Russia is first in world to approve coronavirus vaccine – and my daughter has already been inoculated, Putin says
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Vladimir Putin is claiming that Russia is the first country in the world to develop an approved coronavirus vaccine and that one of his daughters has already been inoculated.
After less than two months of human testing, Mr Putin said on Tuesday that Russia’s Covid-19 vaccine underwent the necessary tests and it offers a lasting immunity from the virus.
The Russian President stressed during a government meeting that the vaccine was proven safe to use.
Speaking at a government meeting, Mr Putin emphasised that the vaccine has undergone proper testing and proven safe to use.
He said: “I would like to repeat that it has passed all the necessary tests. The most important thing is to ensure full safety of using the vaccine and its efficiency.”
The Russian leader added that one of his two daughters has received two shots of the vaccine and is feeling well. “She has taken part in the experiment,” Mr Putin said.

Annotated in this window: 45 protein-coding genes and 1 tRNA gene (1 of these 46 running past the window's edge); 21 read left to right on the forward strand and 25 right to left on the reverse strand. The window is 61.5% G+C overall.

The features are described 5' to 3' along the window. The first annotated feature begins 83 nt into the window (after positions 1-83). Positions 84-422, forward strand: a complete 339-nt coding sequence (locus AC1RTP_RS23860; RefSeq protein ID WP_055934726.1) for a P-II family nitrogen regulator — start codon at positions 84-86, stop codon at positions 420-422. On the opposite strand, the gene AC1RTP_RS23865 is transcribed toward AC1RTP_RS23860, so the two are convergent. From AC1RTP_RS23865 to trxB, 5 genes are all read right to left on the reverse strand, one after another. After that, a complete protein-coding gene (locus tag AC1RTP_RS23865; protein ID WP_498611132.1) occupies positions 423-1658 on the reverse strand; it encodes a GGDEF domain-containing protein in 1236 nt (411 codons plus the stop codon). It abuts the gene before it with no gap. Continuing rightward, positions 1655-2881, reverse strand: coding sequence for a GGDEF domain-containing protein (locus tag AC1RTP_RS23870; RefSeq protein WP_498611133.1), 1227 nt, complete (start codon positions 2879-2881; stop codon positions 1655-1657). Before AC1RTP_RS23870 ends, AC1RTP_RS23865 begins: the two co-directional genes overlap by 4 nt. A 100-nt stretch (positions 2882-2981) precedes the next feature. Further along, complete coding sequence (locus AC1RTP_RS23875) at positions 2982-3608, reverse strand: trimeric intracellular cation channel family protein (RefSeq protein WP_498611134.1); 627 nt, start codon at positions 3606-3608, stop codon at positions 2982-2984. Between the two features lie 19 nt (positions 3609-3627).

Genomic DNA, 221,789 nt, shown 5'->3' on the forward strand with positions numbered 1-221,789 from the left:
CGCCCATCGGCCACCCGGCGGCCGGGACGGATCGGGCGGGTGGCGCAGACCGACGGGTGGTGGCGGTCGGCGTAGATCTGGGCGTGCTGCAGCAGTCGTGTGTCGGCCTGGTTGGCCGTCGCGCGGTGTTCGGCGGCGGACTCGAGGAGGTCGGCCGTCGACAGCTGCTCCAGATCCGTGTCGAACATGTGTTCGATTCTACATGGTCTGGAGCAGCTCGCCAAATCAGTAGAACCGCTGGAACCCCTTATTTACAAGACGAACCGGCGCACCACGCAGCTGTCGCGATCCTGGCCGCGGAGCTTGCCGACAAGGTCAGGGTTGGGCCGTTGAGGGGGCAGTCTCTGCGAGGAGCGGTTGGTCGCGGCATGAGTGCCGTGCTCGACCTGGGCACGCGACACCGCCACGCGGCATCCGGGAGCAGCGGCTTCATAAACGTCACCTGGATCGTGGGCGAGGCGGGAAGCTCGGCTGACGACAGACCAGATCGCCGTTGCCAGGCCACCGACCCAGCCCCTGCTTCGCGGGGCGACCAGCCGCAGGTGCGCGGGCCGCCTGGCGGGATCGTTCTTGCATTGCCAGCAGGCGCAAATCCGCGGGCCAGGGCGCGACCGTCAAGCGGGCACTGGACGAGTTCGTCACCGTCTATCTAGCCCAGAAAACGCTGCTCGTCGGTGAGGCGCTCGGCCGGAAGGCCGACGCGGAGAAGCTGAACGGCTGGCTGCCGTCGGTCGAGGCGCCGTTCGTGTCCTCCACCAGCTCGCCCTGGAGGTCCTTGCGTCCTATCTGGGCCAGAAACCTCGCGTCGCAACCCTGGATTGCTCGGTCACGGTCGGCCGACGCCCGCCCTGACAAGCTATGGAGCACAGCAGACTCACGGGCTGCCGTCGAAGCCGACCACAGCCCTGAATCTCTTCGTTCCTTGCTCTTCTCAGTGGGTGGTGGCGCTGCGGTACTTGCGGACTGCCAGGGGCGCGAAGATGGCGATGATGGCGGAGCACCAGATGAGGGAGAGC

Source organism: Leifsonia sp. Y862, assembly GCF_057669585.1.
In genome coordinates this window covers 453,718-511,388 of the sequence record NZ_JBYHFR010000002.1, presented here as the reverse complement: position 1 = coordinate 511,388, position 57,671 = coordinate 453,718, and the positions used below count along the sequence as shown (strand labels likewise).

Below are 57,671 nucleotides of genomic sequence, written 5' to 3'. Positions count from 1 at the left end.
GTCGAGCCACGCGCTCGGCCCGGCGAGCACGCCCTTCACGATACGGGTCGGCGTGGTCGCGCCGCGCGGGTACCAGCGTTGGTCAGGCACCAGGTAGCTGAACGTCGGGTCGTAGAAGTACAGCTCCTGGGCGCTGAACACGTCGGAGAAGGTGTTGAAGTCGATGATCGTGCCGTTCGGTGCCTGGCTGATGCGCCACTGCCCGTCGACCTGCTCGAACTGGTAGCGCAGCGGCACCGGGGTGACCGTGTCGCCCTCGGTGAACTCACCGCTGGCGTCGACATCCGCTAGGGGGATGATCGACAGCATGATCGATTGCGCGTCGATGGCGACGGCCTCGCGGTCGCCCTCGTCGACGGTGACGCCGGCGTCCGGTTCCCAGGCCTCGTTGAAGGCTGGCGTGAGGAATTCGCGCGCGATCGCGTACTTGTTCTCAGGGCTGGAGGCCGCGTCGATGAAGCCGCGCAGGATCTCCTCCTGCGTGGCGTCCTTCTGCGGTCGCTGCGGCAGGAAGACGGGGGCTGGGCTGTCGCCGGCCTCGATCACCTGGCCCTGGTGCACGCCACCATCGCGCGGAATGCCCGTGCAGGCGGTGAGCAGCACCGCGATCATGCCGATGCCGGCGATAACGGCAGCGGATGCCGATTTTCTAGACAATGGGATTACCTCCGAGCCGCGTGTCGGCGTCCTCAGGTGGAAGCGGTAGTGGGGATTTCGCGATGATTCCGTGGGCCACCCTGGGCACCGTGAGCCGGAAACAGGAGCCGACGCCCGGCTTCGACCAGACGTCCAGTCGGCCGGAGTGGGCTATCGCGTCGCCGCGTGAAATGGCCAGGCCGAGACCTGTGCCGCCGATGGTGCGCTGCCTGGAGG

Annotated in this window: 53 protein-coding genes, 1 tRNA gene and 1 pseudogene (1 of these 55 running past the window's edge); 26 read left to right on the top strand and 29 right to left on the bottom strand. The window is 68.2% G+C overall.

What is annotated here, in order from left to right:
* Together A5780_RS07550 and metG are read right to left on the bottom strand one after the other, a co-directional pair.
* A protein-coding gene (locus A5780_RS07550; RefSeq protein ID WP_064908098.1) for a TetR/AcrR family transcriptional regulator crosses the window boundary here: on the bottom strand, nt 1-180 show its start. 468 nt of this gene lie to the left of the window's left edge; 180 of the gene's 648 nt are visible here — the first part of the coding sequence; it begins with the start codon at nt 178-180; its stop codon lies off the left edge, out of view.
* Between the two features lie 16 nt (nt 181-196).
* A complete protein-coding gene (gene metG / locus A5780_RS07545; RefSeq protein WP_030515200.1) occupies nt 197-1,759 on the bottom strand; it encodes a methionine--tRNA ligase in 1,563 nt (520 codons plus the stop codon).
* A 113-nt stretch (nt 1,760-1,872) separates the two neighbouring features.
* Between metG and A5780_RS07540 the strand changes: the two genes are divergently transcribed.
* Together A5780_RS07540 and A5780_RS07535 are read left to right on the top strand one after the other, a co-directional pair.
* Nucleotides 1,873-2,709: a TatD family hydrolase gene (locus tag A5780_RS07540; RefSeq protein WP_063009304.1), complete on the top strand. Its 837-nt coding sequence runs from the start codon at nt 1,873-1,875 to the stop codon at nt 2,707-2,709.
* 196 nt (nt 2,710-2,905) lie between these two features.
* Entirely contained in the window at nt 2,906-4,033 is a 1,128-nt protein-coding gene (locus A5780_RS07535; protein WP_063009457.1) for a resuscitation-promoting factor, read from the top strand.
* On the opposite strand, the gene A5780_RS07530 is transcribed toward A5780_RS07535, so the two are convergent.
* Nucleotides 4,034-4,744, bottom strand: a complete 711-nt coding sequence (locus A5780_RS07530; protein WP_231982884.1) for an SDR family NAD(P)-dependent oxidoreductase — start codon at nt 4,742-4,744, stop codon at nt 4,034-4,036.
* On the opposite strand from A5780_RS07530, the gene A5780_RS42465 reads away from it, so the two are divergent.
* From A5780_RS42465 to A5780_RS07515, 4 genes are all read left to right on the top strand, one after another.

A picture released by the Russian Health Ministry shows Russia’s vaccine against the coronavirus (Dmitry Kurakin / Russia’s Health Ministry / AFP)
Mr Putin said his daughter had a temperature of 38C on the day of the first vaccine injection, and then it dropped to just over 37C on the following day. After the second shot she again had a slight increase in temperature, but then it was all over.
“She’s feeling well and has high number of antibodies,” Mr Putin added. He did not specify which of his two daughters, Maria or Katerina, received the vaccine.
However, scientists have been sounding the alarm that the rush to start using the vaccine before Phase 3 trials, which normally last for months and involve thousands of people, could backfire.
Russian authorities have said that medical workers, teachers and other risk groups will be the first to be inoculated.
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Mr Putin emphasised that the vaccination will be voluntary.
Russian officials have said that large-scale production of the vaccine will start in September, and mass vaccination may begin as early as October.
The World Health Organisation said all vaccine candidates should go through full stages of testing before being rolled out.
Experts have warned that vaccines that are not properly tested can cause harm in many ways – from a negative impact on health to creating a false sense of security or undermining trust in vaccinations.
Additional reporting by PA Media.
World Health Organisation